But Britih cruisers are neither The address of the Council of the first to be deterred by batteries nor B. naparte, district of the Department of the Pas de when their enemies are in reach. 'In a Calais contains the following exprel. Short time, Captain Owen, in the Imflions :

mortalité frigate, attacked those veffets,


and drove them on fhore, under the very Geant de la Marine* appeared in the dress guns which were to protect them. They of the Grand Master, with the bonnet, were left dry by the tide, and to greatly grand crols of the Order, and all the damaged, that they were afterwards other badges of the Chief. He held in hauled into the inner harbour to be his hand an ox's born. The molt intulia repared. The people of Boulogne were ing infcriptions proceeded from his pocpetrified with astonishment and mortifi- kets, and from below his arms. Engliik cation; and the great Hero of France, sentinels, ranged around him, prevented infiamed with iage and disappointment, the people from deranging any part of in the fury of his anger is said to have this grotesque spectacle. M. de Bulli, torn off the epaulets from the shoulders of however, the Lieutenant of the Grand the chief engineer.

Matter, is here, reduced to che neceflity of The Dutch Government offered to pay being a witness to these low scenes." to France, during the war, thirty millions ANECDOTE. _Atter the French, by of guilders, if it were allowed to enjoy fraud and force, had got poffellion of the neutrality; instead of which France has citadel of Turin, the unfortunate King of ordered it to pay the money, and to join Sardinia continued to reside in the city, her cause, besides providing ten thips of To disguit the King with his refidence the line and 12,000 troops.

to hurt his feelings, and to ridicule royA Convention was ligned on the 5th ally, a cavalcade of French foldiers, inft. by General Count Walmoden and having one dresled as the King, and deGeneral Mortier, on board a fmail vesel corated with the mock intignia of his on the Elbe; by which the Hanoverian different orders, with a paper crown upon Troops, both Onicers and Soldiers, that his head, and leated upon a cart belonghad retired beyond the Elbe, are to be con- ing to the public executiuner, drawn by lidered as Prisoners of War on their wo alles, and attended by mimic pages, parole, and to engage that they will not, body guards, &c. &c. paraded two days during the war, enter into any lervice under the King's windows, and played hottile to France. The arms, ammuni- revolutionary tunes and longs; the third tion, and horses, are to be given up to day, after a tour round the King's Cato the French.

ile, the whole party went to the place of His Majesty had just perfeftly re execution, where the royal crown, dreis, paired his Palace at Hanover, and lump. &c. &c. were buried under the gallows--fuously furnished it for the relidence of and when the Citizen Soldiers returned the Duke of Cambridge, to the amount of from this noble expedition, they brune of which the French General the windows of the apartments of the Mortier is the preleat poflefior. The Royal Family, and committed other riots, celebrated stock of cream.coloured horses which were only terminated by a forced and brood mares, which have to long present from the King, of 1,000 louis supplied his Majesty's fate-coach with d'ors, pour boire. thole beautiful animals, has fallen into ANTWERP, Yune 10.--Our city has the hands of the enemy. Thirty of them been placed under military execution tur arrived there on the 27th ult. A set of not liaving furnished its contingent of eight cream coloured, in a, Conscripts. The municipality has pubtopped at Hamburgh, as well as a white lithed a proclamation, of which the folhorle, named Diamond, the finest in the lowing are the principal pallages :Hables, richly capariluned; another Citizen Mercognet, Chief of the 108ide pamed Majador, and two of less value, Demi-brigade, requires us to lodge, pay, have been given to General Mortier. and maintain 300 men, until we had The other horles are not yet diftributed. have raised our proper number of Core Aipong those defined for General Ber. Scripis: and we are forced to announce thier are Achmet and Mahonict, two of to you, that it our contingent thall not the finest (addic-horles.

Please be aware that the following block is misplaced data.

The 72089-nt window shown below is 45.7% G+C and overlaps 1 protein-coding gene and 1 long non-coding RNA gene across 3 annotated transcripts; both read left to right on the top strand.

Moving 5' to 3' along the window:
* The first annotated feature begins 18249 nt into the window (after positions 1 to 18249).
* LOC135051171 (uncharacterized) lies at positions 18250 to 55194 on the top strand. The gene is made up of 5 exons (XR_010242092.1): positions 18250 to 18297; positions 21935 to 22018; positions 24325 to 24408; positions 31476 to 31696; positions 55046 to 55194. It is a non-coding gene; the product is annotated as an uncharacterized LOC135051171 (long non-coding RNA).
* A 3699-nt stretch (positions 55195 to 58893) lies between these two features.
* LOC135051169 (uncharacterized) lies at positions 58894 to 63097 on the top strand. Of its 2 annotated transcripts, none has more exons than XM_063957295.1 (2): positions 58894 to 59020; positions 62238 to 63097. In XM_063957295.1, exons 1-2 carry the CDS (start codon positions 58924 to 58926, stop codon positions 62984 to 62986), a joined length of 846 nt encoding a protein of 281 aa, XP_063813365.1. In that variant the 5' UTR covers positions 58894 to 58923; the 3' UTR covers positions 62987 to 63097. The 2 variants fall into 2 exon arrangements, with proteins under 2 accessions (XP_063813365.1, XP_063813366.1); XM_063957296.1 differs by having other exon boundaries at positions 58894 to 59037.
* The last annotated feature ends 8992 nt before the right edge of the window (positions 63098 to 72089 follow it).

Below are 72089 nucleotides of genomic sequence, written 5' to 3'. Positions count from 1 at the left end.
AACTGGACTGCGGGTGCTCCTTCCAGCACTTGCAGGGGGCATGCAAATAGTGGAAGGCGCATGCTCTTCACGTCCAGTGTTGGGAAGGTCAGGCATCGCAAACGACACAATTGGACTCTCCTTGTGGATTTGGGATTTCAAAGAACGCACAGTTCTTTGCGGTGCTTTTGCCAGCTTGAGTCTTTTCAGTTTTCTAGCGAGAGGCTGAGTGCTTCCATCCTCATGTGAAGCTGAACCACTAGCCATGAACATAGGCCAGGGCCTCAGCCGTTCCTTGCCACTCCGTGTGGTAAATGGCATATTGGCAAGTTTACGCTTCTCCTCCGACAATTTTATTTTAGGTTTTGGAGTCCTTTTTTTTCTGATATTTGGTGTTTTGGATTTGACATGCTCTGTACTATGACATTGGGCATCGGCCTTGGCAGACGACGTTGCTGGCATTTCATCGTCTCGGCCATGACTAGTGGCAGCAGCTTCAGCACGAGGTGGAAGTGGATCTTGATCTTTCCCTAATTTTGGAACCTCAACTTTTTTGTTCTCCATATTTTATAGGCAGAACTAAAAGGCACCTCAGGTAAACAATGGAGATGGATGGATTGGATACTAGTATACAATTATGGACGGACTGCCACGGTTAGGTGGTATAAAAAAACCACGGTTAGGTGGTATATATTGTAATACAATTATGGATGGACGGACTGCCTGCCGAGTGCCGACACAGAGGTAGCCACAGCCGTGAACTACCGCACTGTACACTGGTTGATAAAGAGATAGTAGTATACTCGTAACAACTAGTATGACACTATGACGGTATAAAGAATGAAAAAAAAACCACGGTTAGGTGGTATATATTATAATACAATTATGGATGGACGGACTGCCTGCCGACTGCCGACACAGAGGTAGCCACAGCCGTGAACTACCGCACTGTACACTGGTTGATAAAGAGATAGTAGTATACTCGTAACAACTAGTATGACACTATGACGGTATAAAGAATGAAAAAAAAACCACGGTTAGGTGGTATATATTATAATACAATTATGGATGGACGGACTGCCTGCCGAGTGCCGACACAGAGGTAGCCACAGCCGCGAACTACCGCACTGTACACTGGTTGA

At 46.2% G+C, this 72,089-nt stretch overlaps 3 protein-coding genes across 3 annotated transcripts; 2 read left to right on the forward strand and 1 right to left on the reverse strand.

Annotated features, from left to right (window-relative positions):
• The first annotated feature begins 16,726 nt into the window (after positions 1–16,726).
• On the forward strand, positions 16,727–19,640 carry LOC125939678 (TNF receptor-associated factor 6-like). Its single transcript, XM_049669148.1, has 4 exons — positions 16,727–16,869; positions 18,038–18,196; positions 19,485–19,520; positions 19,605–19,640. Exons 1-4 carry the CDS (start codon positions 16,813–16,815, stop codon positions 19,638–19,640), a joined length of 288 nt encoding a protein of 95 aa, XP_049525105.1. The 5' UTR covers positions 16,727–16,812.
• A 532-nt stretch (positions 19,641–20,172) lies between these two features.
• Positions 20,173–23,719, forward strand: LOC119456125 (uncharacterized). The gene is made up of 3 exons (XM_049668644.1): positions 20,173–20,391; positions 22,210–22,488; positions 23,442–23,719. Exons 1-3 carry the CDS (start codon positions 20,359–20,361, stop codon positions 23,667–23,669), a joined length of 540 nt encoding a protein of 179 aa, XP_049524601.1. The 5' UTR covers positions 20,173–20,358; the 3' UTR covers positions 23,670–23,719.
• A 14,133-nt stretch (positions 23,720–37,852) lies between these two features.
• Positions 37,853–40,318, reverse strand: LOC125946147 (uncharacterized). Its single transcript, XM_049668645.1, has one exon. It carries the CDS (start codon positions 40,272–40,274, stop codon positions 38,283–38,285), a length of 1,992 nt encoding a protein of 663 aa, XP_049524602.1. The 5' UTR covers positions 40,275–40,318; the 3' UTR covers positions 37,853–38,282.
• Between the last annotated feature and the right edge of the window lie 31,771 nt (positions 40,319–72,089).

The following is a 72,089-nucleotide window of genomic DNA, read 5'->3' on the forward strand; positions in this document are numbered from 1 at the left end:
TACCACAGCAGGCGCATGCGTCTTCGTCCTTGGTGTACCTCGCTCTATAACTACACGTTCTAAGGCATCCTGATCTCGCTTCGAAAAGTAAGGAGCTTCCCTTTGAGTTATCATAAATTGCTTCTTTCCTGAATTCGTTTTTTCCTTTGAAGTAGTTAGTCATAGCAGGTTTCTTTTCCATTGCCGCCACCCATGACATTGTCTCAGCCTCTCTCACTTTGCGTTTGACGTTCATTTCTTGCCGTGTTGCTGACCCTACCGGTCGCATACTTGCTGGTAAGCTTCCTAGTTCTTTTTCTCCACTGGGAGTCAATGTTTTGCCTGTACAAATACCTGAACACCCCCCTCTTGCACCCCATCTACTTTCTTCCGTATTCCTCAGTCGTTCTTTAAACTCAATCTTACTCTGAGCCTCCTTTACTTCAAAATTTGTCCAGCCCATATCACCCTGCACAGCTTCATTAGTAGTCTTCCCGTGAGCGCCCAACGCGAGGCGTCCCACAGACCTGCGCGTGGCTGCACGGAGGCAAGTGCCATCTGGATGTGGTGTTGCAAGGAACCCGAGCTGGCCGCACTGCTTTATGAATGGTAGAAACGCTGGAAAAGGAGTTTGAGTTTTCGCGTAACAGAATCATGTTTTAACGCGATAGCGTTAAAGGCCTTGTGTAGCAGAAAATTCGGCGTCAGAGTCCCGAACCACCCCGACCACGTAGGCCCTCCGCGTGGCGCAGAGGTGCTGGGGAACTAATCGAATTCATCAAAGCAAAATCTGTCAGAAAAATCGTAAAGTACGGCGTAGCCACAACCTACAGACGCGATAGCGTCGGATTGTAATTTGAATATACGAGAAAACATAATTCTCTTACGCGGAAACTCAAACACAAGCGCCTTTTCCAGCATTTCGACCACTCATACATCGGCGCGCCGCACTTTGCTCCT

be completed upon the 16th inft. all the The Moniteur is very indignant at a Conscrips, without dittinction, intended trick played by tone of the sailors at for the Frecci armi, will be liable to be Malta, of which gives the following leized, and lent in the Colonial de po!s. dscription, in a letier from that illand, (as our readers are in all probability dated the 281h uit.--"Yesterday ihe ignorant of the operation of a decrce

* Ceant de la Marine means the Giant on the Marina, or Quay, and is the vulgar ap; ellation given to a bronze statue of Neptune, which wands near the landing place for boats, at La Valette,